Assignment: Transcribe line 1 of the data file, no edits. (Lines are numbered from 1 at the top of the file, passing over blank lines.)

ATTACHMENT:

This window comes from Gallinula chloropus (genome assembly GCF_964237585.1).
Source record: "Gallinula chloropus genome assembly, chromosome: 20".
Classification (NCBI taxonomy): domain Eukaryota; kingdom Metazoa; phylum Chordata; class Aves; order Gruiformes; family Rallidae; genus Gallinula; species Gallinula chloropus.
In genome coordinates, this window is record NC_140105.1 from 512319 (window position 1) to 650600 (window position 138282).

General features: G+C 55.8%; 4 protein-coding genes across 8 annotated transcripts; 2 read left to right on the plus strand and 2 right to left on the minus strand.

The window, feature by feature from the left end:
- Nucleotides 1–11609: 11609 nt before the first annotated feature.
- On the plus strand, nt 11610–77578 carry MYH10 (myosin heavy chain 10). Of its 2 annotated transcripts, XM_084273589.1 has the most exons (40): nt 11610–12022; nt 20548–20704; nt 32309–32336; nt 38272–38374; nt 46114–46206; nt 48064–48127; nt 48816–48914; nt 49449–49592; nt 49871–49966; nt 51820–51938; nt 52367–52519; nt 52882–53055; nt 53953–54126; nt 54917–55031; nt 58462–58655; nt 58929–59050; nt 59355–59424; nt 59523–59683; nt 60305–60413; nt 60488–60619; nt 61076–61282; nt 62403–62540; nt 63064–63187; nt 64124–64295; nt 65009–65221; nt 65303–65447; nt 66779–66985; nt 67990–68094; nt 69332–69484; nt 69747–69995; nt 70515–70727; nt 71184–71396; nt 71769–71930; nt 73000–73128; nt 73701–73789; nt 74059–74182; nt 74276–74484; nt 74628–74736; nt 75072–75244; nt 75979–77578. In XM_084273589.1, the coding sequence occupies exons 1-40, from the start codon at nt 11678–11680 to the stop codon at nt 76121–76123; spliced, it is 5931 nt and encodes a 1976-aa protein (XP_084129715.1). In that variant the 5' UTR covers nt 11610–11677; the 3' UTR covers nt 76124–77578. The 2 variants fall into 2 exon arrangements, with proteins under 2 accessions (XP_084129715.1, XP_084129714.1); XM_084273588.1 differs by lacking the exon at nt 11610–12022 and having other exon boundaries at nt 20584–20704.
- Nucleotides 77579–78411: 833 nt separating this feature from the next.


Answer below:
This window comes from Gallinula chloropus (genome assembly GCF_964237585.1).